Hi there. My name is Angela and apparently I have an addiction to mirrors.
Yesterday, I shared my Vintage Mirror Gallery Wall and today I have a hutch that I updated with paint and a custom cut mirror (more on that mirror in a bit).
So, here is the thing about the hutch. I bought it like a year ago on craigslist for about $30. How crazy is that? It sat in our garage (and then in our office) that entire time without a makeover. For some reason, I had no clue what to do with it.
Then, out of the blue (which is when most of my great ideas hit) I thought about using it in our master bedroom. However, I knew I wanted to use it for clothing storage and thus the glass just wouldn't work. I mean, do you really need to see my paint spattered sweats and old KISS t-shirts. The answer is, No. You completely do not. So, I decided to switch out the glass and wood inlay for a mirror. Easy and inexpensive.
My first step in the entire makeover was to paint (and believe me, this hutch definitely needed it)! I used Benjamin Moore's Silver Satin. I then distressed it and changed the hardware to some antique glass knobs that I salvaged from another project.
Once the painting was done my husband and I headed off to Lowe's because I had read that you can have custom mirrors cut there for free. I figured $11 and change for the cost of the mirror was a pretty fantastic deal. (No, really. It's a fantastic deal.)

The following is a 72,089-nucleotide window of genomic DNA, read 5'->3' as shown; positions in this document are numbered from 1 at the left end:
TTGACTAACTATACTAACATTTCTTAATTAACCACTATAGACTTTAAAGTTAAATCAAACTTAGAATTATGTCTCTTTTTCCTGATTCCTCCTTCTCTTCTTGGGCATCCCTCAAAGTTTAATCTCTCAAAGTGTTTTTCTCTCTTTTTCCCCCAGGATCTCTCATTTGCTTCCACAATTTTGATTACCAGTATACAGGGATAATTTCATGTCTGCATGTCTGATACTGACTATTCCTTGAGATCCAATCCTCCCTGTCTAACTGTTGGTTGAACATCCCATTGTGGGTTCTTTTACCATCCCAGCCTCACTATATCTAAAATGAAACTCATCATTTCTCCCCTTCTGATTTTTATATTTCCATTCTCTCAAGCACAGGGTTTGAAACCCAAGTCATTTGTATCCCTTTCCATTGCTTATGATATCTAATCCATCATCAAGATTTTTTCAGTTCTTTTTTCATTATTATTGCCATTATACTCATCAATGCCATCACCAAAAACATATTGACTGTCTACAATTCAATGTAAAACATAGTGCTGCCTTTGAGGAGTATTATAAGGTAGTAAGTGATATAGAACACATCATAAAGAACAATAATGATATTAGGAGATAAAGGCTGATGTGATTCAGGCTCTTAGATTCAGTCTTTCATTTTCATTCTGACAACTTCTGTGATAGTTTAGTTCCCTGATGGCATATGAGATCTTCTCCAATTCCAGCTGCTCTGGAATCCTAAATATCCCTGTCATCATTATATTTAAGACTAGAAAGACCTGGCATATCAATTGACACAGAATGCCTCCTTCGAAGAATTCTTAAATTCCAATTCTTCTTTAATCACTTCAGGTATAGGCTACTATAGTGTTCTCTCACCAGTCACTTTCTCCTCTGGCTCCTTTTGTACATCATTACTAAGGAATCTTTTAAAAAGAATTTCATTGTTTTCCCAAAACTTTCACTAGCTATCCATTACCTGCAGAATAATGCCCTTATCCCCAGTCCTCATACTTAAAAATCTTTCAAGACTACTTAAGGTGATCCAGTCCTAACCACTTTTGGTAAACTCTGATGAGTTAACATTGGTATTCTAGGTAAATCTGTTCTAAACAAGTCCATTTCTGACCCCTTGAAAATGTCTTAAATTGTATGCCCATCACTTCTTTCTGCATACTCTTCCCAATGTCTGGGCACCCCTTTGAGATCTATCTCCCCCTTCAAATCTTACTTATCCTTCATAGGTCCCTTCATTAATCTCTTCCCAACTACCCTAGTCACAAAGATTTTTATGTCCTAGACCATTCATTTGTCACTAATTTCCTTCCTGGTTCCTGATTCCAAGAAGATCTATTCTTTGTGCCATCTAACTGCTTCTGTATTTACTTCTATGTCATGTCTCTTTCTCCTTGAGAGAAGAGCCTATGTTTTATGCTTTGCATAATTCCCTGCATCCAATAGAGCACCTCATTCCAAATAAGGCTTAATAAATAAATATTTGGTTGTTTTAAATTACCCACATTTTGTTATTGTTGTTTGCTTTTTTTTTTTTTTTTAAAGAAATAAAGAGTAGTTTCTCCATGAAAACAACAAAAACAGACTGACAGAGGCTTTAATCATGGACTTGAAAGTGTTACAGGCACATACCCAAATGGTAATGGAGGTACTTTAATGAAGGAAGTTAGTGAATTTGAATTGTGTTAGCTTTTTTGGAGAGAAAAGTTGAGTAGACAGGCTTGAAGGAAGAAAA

Now, when you walk into Lowes this is what you do. Stop and ask an associate where you can purchase a mirror to have custom cut. They will then tell you they do not do that service and then chuckle at how naïve you are. Then chuckle back because you've done you're research and you know just how wrong that associate is. Next, continue walking through the store until you stumble upon the window and door section and then squeal with glee when you spot a little booth that is the glass, Plexiglas and mirror cutting area. Run and find an employee in that department and tell them you need a mirror custom cut for a project. Then nod politely while they tell you that you, in fact, do not want said mirror. That you can't actually cut mirror without jagged little edges all over the places. Blah, blah, blah. Tell them you are willing to take your chances, wait for them to muster some courage and then take all of the two seconds that is needed to cut the mirror to the correct size. Once they wrap up your mirror you are good to go. Bonus: you happen to bump into that first associate on your way out and you can brag all about your newly cut mirror.
Anyhow, I'm super excited about this addition to our bedroom and I really, really hope it is the inspiration and stepping stone to actually get this space to a place that I am happy with!
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